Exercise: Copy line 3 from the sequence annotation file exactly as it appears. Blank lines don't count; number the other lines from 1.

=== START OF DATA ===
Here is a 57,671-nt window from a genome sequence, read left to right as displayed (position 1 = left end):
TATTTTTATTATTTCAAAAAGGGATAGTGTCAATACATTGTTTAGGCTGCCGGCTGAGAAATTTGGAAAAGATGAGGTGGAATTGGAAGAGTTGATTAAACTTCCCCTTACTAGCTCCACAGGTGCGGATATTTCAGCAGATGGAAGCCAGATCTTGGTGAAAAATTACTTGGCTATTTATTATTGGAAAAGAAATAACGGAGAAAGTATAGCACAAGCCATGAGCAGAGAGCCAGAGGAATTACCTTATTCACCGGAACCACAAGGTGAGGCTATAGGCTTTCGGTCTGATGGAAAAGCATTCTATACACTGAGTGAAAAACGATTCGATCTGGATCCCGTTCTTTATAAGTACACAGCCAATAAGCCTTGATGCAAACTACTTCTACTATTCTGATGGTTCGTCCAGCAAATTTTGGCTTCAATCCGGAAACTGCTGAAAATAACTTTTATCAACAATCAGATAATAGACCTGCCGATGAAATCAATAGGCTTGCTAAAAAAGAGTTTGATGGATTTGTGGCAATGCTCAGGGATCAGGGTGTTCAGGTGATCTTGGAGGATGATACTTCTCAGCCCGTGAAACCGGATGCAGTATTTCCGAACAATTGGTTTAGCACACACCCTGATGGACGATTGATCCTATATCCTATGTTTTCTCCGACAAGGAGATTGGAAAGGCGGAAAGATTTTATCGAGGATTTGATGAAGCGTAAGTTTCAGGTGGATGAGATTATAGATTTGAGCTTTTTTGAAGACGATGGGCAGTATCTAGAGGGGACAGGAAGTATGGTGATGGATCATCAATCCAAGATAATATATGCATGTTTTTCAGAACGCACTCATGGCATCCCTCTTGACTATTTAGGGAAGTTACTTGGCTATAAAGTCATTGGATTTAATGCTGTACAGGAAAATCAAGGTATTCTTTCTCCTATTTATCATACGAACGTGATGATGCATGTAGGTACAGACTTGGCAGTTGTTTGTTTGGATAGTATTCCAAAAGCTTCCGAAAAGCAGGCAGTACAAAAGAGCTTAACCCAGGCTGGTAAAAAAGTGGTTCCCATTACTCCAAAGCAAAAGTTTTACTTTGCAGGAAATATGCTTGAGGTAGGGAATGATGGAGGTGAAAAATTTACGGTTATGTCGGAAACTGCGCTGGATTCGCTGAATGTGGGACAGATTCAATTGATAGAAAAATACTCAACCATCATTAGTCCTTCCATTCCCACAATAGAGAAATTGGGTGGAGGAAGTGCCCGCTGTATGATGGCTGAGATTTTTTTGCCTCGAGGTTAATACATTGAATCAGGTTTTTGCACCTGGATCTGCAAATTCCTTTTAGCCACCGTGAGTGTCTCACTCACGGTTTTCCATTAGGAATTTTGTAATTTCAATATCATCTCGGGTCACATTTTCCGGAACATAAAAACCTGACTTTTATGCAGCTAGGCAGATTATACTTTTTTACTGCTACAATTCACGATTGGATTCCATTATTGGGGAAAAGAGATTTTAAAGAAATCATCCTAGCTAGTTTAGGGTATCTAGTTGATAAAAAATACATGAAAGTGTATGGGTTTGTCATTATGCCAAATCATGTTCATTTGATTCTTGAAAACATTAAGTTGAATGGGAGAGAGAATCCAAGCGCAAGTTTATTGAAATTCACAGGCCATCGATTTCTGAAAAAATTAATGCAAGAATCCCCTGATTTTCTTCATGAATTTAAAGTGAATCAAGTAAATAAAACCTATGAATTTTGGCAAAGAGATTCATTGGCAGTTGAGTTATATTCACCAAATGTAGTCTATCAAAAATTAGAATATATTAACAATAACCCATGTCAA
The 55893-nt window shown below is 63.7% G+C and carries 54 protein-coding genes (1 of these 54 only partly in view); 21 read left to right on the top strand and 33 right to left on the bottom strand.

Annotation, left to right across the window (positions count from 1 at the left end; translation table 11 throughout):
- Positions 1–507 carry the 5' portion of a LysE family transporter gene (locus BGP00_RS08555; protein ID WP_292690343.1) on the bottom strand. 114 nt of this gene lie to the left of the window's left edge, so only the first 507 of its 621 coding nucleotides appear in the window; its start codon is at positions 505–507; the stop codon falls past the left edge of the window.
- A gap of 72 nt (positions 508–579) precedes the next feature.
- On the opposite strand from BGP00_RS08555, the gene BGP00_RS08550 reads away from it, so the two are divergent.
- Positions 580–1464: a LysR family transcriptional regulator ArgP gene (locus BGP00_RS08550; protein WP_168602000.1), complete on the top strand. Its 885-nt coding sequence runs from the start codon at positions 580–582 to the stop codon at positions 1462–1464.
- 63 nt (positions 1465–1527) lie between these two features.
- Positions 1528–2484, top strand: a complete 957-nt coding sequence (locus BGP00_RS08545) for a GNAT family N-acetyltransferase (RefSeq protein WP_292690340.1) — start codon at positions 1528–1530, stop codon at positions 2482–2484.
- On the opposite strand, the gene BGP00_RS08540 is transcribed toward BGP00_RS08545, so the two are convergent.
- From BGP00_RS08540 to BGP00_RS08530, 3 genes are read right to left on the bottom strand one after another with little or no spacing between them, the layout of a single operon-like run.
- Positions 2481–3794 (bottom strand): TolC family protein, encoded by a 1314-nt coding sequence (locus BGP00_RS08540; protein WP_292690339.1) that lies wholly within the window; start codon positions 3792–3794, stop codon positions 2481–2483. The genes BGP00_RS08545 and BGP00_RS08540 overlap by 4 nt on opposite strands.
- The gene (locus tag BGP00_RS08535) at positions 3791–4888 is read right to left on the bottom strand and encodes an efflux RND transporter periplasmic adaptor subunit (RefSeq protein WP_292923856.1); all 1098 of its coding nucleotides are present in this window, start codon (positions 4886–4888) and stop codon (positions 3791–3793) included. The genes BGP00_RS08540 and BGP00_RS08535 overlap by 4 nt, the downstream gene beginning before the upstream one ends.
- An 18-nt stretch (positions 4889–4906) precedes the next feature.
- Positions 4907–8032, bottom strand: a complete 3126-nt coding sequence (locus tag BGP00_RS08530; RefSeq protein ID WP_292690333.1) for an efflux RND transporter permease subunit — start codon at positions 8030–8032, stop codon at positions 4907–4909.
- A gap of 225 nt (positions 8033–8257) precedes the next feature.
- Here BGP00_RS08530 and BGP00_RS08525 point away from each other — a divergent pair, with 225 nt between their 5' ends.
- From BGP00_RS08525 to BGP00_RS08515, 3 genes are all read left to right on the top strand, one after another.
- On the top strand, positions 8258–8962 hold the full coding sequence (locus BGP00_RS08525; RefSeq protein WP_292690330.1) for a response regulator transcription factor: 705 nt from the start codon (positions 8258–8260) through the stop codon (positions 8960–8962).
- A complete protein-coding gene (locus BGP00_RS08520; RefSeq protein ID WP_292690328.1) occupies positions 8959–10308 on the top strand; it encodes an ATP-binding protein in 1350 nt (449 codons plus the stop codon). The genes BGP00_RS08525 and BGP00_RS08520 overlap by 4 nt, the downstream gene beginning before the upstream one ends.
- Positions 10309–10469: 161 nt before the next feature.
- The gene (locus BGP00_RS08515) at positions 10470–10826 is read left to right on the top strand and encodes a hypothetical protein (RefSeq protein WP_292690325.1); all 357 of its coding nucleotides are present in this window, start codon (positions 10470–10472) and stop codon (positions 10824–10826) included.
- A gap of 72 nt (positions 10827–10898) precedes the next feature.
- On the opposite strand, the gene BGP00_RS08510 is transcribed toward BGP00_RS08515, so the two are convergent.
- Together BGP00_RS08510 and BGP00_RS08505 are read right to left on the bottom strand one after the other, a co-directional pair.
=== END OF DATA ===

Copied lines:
The 55893-nt window shown below is 63.7% G+C and carries 54 protein-coding genes (1 of these 54 only partly in view); 21 read left to right on the top strand and 33 right to left on the bottom strand.